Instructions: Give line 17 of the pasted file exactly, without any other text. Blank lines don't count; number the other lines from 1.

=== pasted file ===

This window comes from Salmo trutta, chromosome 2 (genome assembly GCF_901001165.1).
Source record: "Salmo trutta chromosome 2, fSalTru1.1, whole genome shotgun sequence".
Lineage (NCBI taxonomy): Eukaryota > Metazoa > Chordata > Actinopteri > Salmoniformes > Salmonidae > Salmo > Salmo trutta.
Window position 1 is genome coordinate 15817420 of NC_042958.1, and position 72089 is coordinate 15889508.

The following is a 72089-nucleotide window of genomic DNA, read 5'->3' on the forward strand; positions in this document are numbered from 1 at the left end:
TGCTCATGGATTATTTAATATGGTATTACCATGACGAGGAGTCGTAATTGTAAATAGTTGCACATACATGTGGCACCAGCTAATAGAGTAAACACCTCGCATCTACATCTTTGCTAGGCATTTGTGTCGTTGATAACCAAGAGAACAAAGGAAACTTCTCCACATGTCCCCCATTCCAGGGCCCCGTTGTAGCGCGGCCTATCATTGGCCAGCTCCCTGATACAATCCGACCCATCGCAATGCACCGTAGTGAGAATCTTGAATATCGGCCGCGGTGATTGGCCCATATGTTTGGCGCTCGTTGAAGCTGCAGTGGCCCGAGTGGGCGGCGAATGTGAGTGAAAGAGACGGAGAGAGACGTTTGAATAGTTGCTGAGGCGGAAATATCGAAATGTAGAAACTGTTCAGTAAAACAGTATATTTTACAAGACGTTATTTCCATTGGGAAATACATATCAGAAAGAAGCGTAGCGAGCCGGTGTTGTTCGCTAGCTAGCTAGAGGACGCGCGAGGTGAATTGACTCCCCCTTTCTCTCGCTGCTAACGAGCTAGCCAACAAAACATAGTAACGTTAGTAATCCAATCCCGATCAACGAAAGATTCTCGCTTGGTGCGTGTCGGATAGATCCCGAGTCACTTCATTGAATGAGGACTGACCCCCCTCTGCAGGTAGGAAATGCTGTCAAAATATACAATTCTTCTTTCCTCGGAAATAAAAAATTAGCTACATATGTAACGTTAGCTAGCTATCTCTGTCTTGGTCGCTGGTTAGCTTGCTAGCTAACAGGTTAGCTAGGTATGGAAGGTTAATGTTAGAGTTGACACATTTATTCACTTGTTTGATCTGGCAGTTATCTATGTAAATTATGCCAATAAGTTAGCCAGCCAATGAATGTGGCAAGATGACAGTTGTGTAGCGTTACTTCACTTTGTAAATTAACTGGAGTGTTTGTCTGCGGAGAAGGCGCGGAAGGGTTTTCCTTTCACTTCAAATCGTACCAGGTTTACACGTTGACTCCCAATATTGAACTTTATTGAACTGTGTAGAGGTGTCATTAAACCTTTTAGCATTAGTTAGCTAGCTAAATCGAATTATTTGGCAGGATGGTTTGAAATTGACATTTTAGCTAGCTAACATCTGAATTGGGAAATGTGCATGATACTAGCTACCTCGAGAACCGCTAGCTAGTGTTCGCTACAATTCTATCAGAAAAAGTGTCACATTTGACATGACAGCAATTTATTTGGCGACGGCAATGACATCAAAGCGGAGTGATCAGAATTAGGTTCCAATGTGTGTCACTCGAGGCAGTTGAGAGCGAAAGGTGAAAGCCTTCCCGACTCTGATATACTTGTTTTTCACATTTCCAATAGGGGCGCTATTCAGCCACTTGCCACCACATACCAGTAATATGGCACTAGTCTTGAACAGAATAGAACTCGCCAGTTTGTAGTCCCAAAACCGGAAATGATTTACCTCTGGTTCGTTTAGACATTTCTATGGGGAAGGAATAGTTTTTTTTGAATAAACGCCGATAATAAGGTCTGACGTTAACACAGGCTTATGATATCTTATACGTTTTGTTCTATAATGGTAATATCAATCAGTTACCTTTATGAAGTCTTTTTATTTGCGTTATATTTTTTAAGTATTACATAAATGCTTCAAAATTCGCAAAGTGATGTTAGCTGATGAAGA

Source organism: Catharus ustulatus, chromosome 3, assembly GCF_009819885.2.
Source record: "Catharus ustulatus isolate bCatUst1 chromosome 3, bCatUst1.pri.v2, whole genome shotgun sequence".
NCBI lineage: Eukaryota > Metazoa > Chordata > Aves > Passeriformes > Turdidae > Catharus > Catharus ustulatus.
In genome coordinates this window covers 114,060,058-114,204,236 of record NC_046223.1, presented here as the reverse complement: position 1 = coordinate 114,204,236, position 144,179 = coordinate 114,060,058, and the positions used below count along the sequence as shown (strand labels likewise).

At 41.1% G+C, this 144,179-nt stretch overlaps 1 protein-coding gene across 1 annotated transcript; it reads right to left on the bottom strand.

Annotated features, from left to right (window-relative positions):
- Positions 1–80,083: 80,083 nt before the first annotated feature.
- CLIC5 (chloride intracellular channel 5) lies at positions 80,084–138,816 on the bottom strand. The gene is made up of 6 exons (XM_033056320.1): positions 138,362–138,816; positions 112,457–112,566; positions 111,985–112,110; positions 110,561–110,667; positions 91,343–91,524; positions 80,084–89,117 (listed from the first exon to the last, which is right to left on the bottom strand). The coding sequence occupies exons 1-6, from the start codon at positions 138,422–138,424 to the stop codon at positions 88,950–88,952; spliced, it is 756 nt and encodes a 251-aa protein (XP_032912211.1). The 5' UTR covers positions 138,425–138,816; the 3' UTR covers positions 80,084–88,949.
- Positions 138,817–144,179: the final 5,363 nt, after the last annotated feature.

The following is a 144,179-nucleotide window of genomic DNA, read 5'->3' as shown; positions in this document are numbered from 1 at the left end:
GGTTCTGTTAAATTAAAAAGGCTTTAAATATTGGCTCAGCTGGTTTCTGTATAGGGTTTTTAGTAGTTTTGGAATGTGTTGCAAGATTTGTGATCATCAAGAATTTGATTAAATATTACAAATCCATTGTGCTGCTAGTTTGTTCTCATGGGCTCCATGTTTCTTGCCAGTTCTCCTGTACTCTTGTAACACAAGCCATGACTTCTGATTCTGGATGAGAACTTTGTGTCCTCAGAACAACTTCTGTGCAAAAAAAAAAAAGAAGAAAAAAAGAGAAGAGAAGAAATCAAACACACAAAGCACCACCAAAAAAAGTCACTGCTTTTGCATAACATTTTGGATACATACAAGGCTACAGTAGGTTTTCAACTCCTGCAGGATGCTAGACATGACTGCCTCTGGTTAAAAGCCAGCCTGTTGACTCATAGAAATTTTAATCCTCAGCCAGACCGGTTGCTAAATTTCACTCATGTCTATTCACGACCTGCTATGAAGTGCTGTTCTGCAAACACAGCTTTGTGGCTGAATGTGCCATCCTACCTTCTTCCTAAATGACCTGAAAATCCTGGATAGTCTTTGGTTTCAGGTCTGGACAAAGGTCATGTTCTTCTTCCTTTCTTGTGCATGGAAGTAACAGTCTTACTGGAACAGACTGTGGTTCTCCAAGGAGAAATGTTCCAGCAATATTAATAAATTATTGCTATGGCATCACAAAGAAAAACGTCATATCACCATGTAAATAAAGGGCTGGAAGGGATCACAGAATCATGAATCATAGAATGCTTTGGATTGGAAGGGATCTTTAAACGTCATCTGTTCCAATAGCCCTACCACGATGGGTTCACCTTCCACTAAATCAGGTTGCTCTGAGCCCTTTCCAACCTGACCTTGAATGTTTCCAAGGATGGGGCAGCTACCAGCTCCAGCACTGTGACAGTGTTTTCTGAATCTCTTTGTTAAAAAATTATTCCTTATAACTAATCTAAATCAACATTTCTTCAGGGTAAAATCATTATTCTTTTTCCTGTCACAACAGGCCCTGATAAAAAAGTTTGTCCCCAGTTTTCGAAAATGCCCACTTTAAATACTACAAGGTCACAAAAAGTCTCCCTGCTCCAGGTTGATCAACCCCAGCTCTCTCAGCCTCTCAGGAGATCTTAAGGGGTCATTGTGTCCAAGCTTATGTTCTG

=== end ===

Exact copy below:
GGTTCTGTTAAATTAAAAAGGCTTTAAATATTGGCTCAGCTGGTTTCTGTATAGGGTTTTTAGTAGTTTTGGAATGTGTTGCAAGATTTGTGATCATCAAGAATTTGATTAAATATTACAAATCCATTGTGCTGCTAGTTTGTTCTCATGGGCTCCATGTTTCTTGCCAGTTCTCCTGTACTCTTGTAACACAAGCCATGACTTCTGATTCTGGATGAGAACTTTGTGTCCTCAGAACAACTTCTGTGCAAAAAAAAAAAAGAAGAAAAAAAGAGAAGAGAAGAAATCAAACACACAAAGCACCACCAAAAAAAGTCACTGCTTTTGCATAACATTTTGGATACATACAAGGCTACAGTAGGTTTTCAACTCCTGCAGGATGCTAGACATGACTGCCTCTGGTTAAAAGCCAGCCTGTTGACTCATAGAAATTTTAATCCTCAGCCAGACCGGTTGCTAAATTTCACTCATGTCTATTCACGACCTGCTATGAAGTGCTGTTCTGCAAACACAGCTTTGTGGCTGAATGTGCCATCCTACCTTCTTCCTAAATGACCTGAAAATCCTGGATAGTCTTTGGTTTCAGGTCTGGACAAAGGTCATGTTCTTCTTCCTTTCTTGTGCATGGAAGTAACAGTCTTACTGGAACAGACTGTGGTTCTCCAAGGAGAAATGTTCCAGCAATATTAATAAATTATTGCTATGGCATCACAAAGAAAAACGTCATATCACCATGTAAATAAAGGGCTGGAAGGGATCACAGAATCATGAATCATAGAATGCTTTGGATTGGAAGGGATCTTTAAACGTCATCTGTTCCAATAGCCCTACCACGATGGGTTCACCTTCCACTAAATCAGGTTGCTCTGAGCCCTTTCCAACCTGACCTTGAATGTTTCCAAGGATGGGGCAGCTACCAGCTCCAGCACTGTGACAGTGTTTTCTGAATCTCTTTGTTAAAAAATTATTCCTTATAACTAATCTAAATCAACATTTCTTCAGGGTAAAATCATTATTCTTTTTCCTGTCACAACAGGCCCTGATAAAAAAGTTTGTCCCCAGTTTTCGAAAATGCCCACTTTAAATACTACAAGGTCACAAAAAGTCTCCCTGCTCCAGGTTGATCAACCCCAGCTCTCTCAGCCTCTCAGGAGATCTTAAGGGGTCATTGTGTCCAAGCTTATGTTCTG